Anne tint sa langue comme elle le demandait. Mais tout le reste de la semaine elle parla de pique-nique, pensa au pique-nique et rêva de pique-nique. Il se mit à pleuvoir le samedi, et la crainte que cette pluie ne dure jusqu'à mercredi lui mit les nerfs dans un état si effrayant que Marilla lui fit coudre un autre carré de patchwork afin d'apaiser sa nervosité.

Dimanche, Anne confia à Marilla, en rentrant de l'église, qu'elle avait ressenti des frissons quand le pasteur avait, depuis sa chaire, annoncé le pique-nique.

— J'ai frissonné de la tête aux pieds, Marilla ! Je ne croispas que j'aie jamais cru jusque-là qu'il y aurait vraiment un pique-nique. Je ne pouvais pas m'empêcher de craindre de l'avoir seulement imaginé. Mais quand un pasteur annonce quelque chose en chaire, on ne peut que le croire

— Tu prends les choses trop à cœur Anne, dit Marilla en soupirant. J'ai bien peur qu'il y ait beaucoup de déceptions pour toi dans la vie.

— Oh, Marilla, attendre les choses avec impatience, c'est presque la moitié du plaisir, s'exclama Anne. Peut-être qu'elles ne se produiront pas, mais rien ne pourra empêcher le plaisir de les avoir espérées. Mme Lynde dit : « Heureux ceux qui n'attendent rien car ils ne seront pas déçus ». Mais je crois qu'il est bien pire de ne rien attendre que d'être déçu.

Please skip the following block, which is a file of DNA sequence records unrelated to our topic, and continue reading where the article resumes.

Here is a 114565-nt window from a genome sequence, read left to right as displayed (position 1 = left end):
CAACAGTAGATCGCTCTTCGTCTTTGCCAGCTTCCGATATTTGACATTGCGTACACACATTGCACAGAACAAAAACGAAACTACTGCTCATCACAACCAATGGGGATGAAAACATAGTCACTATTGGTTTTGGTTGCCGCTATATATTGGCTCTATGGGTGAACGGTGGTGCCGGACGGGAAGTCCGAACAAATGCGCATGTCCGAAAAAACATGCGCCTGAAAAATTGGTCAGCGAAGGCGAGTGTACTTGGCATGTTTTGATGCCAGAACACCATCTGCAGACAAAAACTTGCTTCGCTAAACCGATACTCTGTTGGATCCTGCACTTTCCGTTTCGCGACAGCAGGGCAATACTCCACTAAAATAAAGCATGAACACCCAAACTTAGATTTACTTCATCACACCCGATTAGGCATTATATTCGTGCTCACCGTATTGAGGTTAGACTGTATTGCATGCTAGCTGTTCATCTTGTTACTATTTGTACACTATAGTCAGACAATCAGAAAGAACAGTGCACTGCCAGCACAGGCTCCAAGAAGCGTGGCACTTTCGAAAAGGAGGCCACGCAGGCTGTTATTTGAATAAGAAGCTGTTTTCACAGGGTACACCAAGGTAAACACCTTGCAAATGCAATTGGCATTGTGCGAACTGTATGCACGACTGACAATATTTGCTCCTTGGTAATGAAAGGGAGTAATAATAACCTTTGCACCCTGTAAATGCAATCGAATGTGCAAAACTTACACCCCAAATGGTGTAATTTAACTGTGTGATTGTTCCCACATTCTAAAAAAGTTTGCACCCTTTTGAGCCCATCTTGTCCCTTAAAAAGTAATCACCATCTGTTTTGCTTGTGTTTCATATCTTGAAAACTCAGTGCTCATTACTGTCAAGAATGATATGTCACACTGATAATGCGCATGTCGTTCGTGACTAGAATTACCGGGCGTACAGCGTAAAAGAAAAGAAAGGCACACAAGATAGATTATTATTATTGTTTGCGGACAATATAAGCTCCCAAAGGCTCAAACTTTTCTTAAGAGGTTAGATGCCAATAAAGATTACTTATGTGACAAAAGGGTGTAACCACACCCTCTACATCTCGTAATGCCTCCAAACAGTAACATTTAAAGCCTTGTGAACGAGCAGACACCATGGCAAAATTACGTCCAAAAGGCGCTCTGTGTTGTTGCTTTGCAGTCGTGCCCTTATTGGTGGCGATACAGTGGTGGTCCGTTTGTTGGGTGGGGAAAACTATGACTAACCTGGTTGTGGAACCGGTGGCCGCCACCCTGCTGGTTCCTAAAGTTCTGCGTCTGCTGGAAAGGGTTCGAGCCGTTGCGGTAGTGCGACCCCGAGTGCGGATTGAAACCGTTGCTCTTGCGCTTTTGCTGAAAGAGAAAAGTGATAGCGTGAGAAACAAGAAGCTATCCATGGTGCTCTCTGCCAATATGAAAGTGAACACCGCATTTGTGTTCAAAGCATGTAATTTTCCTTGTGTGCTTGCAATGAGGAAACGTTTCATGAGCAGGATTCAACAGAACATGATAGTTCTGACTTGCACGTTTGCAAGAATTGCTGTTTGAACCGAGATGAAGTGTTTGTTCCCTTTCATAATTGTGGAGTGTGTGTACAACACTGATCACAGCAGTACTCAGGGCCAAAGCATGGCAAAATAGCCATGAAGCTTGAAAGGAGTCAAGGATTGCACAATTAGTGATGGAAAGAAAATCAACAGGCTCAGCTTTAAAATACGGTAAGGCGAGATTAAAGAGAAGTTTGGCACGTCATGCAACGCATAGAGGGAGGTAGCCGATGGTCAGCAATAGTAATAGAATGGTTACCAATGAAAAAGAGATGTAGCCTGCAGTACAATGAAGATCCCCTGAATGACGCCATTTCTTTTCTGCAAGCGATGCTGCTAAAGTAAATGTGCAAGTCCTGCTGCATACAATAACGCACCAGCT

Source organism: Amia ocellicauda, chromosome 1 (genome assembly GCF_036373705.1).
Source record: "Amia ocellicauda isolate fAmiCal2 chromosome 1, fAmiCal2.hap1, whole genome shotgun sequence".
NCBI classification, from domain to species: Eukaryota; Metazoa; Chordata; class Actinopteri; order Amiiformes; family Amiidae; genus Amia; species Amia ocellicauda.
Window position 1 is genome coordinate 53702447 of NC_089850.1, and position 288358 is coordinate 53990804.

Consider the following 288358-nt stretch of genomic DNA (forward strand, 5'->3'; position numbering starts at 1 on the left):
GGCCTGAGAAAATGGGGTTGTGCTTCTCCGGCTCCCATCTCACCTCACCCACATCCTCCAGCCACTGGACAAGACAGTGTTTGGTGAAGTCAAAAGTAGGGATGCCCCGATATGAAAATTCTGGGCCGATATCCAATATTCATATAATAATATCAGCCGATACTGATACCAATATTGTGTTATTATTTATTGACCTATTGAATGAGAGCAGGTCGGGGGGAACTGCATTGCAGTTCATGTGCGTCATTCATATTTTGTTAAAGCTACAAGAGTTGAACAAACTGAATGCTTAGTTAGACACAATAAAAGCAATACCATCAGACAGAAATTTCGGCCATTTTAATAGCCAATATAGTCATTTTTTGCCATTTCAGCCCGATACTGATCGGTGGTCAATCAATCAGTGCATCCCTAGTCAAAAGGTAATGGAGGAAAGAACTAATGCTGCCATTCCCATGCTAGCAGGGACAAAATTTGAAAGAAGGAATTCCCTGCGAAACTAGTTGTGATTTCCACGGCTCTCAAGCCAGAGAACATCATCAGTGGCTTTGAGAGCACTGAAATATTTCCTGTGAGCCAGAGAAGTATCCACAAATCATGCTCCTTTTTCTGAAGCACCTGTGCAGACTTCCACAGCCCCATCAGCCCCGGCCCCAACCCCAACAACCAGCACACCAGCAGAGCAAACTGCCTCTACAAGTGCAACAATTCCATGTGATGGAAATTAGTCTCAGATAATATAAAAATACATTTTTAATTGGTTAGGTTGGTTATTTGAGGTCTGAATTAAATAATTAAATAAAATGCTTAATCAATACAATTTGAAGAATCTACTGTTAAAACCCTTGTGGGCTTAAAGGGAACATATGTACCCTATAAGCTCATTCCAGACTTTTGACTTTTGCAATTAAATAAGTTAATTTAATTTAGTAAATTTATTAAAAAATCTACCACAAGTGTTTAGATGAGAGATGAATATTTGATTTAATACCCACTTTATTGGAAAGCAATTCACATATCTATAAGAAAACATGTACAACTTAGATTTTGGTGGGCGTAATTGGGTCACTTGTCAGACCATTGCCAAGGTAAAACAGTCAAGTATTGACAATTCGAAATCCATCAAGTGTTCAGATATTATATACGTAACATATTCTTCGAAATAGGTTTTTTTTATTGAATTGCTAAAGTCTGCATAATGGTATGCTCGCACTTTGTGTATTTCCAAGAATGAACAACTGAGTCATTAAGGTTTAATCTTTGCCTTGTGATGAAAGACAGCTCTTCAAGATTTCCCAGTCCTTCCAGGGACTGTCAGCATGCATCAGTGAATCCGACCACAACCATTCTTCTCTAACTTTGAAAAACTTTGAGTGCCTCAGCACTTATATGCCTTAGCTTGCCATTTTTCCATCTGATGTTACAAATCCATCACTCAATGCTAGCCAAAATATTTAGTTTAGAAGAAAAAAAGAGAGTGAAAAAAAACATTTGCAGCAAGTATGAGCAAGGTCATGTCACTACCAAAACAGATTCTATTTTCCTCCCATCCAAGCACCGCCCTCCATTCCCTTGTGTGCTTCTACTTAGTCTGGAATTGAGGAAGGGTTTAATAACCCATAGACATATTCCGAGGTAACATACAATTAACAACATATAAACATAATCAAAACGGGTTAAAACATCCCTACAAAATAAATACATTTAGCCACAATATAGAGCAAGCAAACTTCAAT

Pour aller à l'église, Marilla portait sa broche d'améthyste, ce matin-là, comme d'habitude. Marilla portait toujours sa broche d'améthyste quand elle allait à l'église. Elle aurait trouvé cela quelque peu sacrilège de ne pas le faire... aussi grave que d'oublier sa bible ou sa petite monnaie. Cette broche d'améthyste était le plus grand trésor de Marilla. Un oncle, voyageur des mers, l'avait donnée à sa mère qui à son tour l'avait léguée à Marilla. C'était un bijou démodé de forme ovale, contenant une mèche de cheveux de sa mère, cerclé d'une rangée de très délicates améthystes. Marilla avait trop peu de connaissances en matière de pierres précieuses pour se rendre réellement compte à quel point les améthystes étaient belles; mais elle les trouvait magnifiques et était toujours agréablement consciente de leur chatoiement violet à son cou, au-dessus de sa bonne robe de satin brun, même si elle ne pouvait pas le voir.